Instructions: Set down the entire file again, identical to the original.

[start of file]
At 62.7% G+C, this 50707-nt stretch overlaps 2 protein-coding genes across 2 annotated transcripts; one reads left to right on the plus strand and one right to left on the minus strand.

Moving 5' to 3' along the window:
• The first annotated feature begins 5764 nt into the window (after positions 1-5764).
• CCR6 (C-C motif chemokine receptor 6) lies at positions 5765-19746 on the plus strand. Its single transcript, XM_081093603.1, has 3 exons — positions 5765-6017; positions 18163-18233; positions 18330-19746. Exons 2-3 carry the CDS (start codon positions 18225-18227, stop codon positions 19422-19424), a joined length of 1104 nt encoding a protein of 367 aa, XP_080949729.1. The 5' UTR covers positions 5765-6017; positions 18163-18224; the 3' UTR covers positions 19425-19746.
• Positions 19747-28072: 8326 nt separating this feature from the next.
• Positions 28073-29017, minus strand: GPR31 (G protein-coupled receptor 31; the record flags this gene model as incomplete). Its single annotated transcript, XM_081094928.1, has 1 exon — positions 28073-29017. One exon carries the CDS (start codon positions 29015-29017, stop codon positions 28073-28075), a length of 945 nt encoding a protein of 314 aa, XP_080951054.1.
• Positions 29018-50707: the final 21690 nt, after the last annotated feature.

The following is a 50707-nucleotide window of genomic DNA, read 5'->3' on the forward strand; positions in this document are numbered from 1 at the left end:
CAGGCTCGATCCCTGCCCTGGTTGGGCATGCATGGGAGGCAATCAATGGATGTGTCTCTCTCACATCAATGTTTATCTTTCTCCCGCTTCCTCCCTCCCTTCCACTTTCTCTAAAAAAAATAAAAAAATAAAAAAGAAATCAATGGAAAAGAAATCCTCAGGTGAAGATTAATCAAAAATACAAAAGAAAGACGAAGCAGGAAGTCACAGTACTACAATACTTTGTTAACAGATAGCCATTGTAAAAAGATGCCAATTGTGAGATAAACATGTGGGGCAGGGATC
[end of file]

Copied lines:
At 62.7% G+C, this 50707-nt stretch overlaps 2 protein-coding genes across 2 annotated transcripts; one reads left to right on the plus strand and one right to left on the minus strand.

Moving 5' to 3' along the window:
• The first annotated feature begins 5764 nt into the window (after positions 1-5764).
• CCR6 (C-C motif chemokine receptor 6) lies at positions 5765-19746 on the plus strand. Its single transcript, XM_081093603.1, has 3 exons — positions 5765-6017; positions 18163-18233; positions 18330-19746. Exons 2-3 carry the CDS (start codon positions 18225-18227, stop codon positions 19422-19424), a joined length of 1104 nt encoding a protein of 367 aa, XP_080949729.1. The 5' UTR covers positions 5765-6017; positions 18163-18224; the 3' UTR covers positions 19425-19746.
• Positions 19747-28072: 8326 nt separating this feature from the next.
• Positions 28073-29017, minus strand: GPR31 (G protein-coupled receptor 31; the record flags this gene model as incomplete). Its single annotated transcript, XM_081094928.1, has 1 exon — positions 28073-29017. One exon carries the CDS (start codon positions 29015-29017, stop codon positions 28073-28075), a length of 945 nt encoding a protein of 314 aa, XP_080951054.1.
• Positions 29018-50707: the final 21690 nt, after the last annotated feature.

The following is a 50707-nucleotide window of genomic DNA, read 5'->3' on the forward strand; positions in this document are numbered from 1 at the left end:
CAGGCTCGATCCCTGCCCTGGTTGGGCATGCATGGGAGGCAATCAATGGATGTGTCTCTCTCACATCAATGTTTATCTTTCTCCCGCTTCCTCCCTCCCTTCCACTTTCTCTAAAAAAAATAAAAAAATAAAAAAGAAATCAATGGAAAAGAAATCCTCAGGTGAAGATTAATCAAAAATACAAAAGAAAGACGAAGCAGGAAGTCACAGTACTACAATACTTTGTTAACAGATAGCCATTGTAAAAAGATGCCAATTGTGAGATAAACATGTGGGGCAGGGATC